Thank you will rate to finish. Can I just clarify that this means that we do not have to sell the house if we wish to stay here even though it was originally hers. She seems to think that there is a law that says because of her age (86) and the need to use the money to pay for an old peoples home we would be expected to hand it all back even if we are on the streets. Sorry to be a pain. Many many thanks for all your help.

May I be rude enough to ask your and hour husbands ages? I promise it is relevant rather than me being nosey!
Customer: replied 2 years ago.

We are 53 and 57 respectively. As you can see a little late for mortgages plus we have an appalling credit rating due to past errors.

Thanks. Your mother in law is correct that the local authority are able to make a claim against her property if she enters into a care home. The reason I asked you ages is that if a relative of your mother-in-law lives in her property who is over the age of 60 than the local authority have to disregard that property. Unfortunately, that is not the case here so the local authority can look to make a claim against your mother-in-law's share of the property but it cannot make a claim against your husband's share of the property pproviding your mother-in-law transferred it to him as a time prior to knowing she was likely to have to enter into care which I suspect is the case from the timeframe you refer to above. In addition because your husband owns half of the property based on what you say above, the local authority have to value your mother-in-law's taking into account the fact that your husband owns the other half of the property and therefore must assess a market value for your mother-in-law's share accordingly for means testing purposes. This means that the local authority after value mother-in-law's share at less than its true market value of the property was sold. in terms of what this means for you, if your mother-in-law's principal concern is paying for her care rather than selling the property in its own right, you can ask the local authority to defer payment of her care fees and apply a statutory charge to the property. What this means is that aas regards ***** ***** of the potential claim the local authority has to the property which is above is likely to be less than 50% of its value, you can ask the local authority to secure a charge against the property for future payment of these fees following your mother-in-law's eventual passing. This means that rather than the local authority seeking money from your mother-in-law's half share in the property now, they can delay doing so until after her death which gives you some considerable leeway in terms of how much time you have to decide how to proceed. based on what you say above, you should be able to retain more than 50% of the value of the property against any care fee claims. It may be sensible to contact the solicitor that acted in the transfer to ascertain whether any further provisions were provided for to protect the remainder of the property from carefree claims. It is possible to arrange affairs so as to protect the entire property from care the claims though it is too late to do that now if it is not already been done whch it may have been of course. I hope the above is helpful? Can I help you with anything else or has the above answered your questions satisfactorily? If you could drop me a quick message to let me know I'd be very grateful.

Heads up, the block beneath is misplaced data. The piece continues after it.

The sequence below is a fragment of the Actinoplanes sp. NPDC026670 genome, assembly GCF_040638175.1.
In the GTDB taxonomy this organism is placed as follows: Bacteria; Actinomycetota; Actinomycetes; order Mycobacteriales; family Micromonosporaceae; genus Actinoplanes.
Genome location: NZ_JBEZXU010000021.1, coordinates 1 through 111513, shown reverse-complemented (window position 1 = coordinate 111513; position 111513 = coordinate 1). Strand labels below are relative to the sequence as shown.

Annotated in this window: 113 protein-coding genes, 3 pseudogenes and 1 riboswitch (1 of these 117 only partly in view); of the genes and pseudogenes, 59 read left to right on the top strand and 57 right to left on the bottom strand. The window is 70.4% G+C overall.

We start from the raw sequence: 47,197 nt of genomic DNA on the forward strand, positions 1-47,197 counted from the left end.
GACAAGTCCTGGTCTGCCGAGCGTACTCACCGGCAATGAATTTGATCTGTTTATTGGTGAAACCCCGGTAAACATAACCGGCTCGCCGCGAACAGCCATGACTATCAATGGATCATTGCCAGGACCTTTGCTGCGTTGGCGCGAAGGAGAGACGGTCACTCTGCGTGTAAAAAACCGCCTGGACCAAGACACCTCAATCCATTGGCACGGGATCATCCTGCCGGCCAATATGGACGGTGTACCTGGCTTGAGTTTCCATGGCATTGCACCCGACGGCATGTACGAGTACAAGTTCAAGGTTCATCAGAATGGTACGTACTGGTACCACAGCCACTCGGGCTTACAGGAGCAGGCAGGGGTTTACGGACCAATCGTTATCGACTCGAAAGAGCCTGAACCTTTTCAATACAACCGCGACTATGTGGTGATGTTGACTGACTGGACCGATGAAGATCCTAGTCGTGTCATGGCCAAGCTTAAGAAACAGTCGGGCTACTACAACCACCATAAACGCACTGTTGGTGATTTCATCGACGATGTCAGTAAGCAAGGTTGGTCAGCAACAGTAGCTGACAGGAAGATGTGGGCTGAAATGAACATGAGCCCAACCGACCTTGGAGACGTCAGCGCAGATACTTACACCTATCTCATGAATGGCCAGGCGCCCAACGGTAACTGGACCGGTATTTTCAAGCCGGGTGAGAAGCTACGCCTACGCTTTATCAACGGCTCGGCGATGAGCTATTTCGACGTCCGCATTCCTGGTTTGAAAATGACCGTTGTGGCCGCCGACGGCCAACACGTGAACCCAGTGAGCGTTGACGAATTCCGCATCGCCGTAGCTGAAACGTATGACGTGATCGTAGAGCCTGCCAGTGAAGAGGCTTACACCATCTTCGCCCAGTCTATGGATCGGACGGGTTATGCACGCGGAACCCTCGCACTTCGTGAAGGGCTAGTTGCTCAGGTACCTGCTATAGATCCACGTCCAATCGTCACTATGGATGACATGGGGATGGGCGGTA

Customer: replied 2 years ago.

Thank you very much. I think it explains things for me. You have been a great help. Kind regards Julie.

I am glad I could be of some assistance. Best wishes